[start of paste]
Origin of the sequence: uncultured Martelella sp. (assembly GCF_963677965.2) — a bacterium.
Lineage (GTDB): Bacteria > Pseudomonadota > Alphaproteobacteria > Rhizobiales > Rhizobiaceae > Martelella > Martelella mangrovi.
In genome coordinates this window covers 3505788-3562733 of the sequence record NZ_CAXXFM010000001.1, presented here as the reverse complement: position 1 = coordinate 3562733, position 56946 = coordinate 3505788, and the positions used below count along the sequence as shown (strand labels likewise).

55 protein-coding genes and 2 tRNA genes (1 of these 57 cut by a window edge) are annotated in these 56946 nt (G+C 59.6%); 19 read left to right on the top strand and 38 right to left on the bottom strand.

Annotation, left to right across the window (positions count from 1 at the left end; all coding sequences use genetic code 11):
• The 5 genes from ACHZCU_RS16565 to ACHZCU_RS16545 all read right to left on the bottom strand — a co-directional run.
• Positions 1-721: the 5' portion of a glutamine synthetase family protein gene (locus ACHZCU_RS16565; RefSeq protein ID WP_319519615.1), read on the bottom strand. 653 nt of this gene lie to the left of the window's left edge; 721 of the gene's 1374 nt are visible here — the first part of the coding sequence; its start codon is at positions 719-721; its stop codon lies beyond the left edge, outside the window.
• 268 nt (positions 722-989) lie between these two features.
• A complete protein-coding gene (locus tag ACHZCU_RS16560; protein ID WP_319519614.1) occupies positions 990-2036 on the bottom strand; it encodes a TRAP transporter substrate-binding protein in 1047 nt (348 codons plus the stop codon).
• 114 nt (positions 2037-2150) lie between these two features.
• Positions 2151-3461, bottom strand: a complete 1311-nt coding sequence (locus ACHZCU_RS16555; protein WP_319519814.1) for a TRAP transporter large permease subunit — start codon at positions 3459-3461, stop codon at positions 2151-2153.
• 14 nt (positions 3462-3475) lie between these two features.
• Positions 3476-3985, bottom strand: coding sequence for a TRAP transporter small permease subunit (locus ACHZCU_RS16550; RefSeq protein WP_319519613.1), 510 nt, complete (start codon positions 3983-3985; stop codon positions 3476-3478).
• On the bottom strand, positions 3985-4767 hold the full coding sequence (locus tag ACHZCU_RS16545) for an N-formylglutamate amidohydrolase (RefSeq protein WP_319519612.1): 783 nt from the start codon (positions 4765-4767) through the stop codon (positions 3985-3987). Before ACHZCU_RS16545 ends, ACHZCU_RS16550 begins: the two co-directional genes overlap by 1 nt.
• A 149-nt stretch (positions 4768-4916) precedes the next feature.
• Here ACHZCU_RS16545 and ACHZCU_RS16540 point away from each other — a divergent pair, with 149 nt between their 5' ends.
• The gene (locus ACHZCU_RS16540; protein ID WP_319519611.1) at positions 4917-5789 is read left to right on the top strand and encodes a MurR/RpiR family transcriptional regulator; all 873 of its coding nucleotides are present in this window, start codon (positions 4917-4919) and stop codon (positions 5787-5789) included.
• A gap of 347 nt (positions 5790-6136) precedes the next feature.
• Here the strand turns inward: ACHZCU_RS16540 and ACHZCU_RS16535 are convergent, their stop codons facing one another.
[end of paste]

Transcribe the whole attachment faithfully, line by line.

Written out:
Origin of the sequence: uncultured Martelella sp. (assembly GCF_963677965.2) — a bacterium.
Lineage (GTDB): Bacteria > Pseudomonadota > Alphaproteobacteria > Rhizobiales > Rhizobiaceae > Martelella > Martelella mangrovi.
In genome coordinates this window covers 3505788-3562733 of the sequence record NZ_CAXXFM010000001.1, presented here as the reverse complement: position 1 = coordinate 3562733, position 56946 = coordinate 3505788, and the positions used below count along the sequence as shown (strand labels likewise).

55 protein-coding genes and 2 tRNA genes (1 of these 57 cut by a window edge) are annotated in these 56946 nt (G+C 59.6%); 19 read left to right on the top strand and 38 right to left on the bottom strand.

Annotation, left to right across the window (positions count from 1 at the left end; all coding sequences use genetic code 11):
• The 5 genes from ACHZCU_RS16565 to ACHZCU_RS16545 all read right to left on the bottom strand — a co-directional run.
• Positions 1-721: the 5' portion of a glutamine synthetase family protein gene (locus ACHZCU_RS16565; RefSeq protein ID WP_319519615.1), read on the bottom strand. 653 nt of this gene lie to the left of the window's left edge; 721 of the gene's 1374 nt are visible here — the first part of the coding sequence; its start codon is at positions 719-721; its stop codon lies beyond the left edge, outside the window.
• 268 nt (positions 722-989) lie between these two features.
• A complete protein-coding gene (locus tag ACHZCU_RS16560; protein ID WP_319519614.1) occupies positions 990-2036 on the bottom strand; it encodes a TRAP transporter substrate-binding protein in 1047 nt (348 codons plus the stop codon).
• 114 nt (positions 2037-2150) lie between these two features.
• Positions 2151-3461, bottom strand: a complete 1311-nt coding sequence (locus ACHZCU_RS16555; protein WP_319519814.1) for a TRAP transporter large permease subunit — start codon at positions 3459-3461, stop codon at positions 2151-2153.
• 14 nt (positions 3462-3475) lie between these two features.
• Positions 3476-3985, bottom strand: coding sequence for a TRAP transporter small permease subunit (locus ACHZCU_RS16550; RefSeq protein WP_319519613.1), 510 nt, complete (start codon positions 3983-3985; stop codon positions 3476-3478).
• On the bottom strand, positions 3985-4767 hold the full coding sequence (locus tag ACHZCU_RS16545) for an N-formylglutamate amidohydrolase (RefSeq protein WP_319519612.1): 783 nt from the start codon (positions 4765-4767) through the stop codon (positions 3985-3987). Before ACHZCU_RS16545 ends, ACHZCU_RS16550 begins: the two co-directional genes overlap by 1 nt.
• A 149-nt stretch (positions 4768-4916) precedes the next feature.
• Here ACHZCU_RS16545 and ACHZCU_RS16540 point away from each other — a divergent pair, with 149 nt between their 5' ends.
• The gene (locus ACHZCU_RS16540; protein ID WP_319519611.1) at positions 4917-5789 is read left to right on the top strand and encodes a MurR/RpiR family transcriptional regulator; all 873 of its coding nucleotides are present in this window, start codon (positions 4917-4919) and stop codon (positions 5787-5789) included.
• A gap of 347 nt (positions 5790-6136) precedes the next feature.
• Here the strand turns inward: ACHZCU_RS16540 and ACHZCU_RS16535 are convergent, their stop codons facing one another.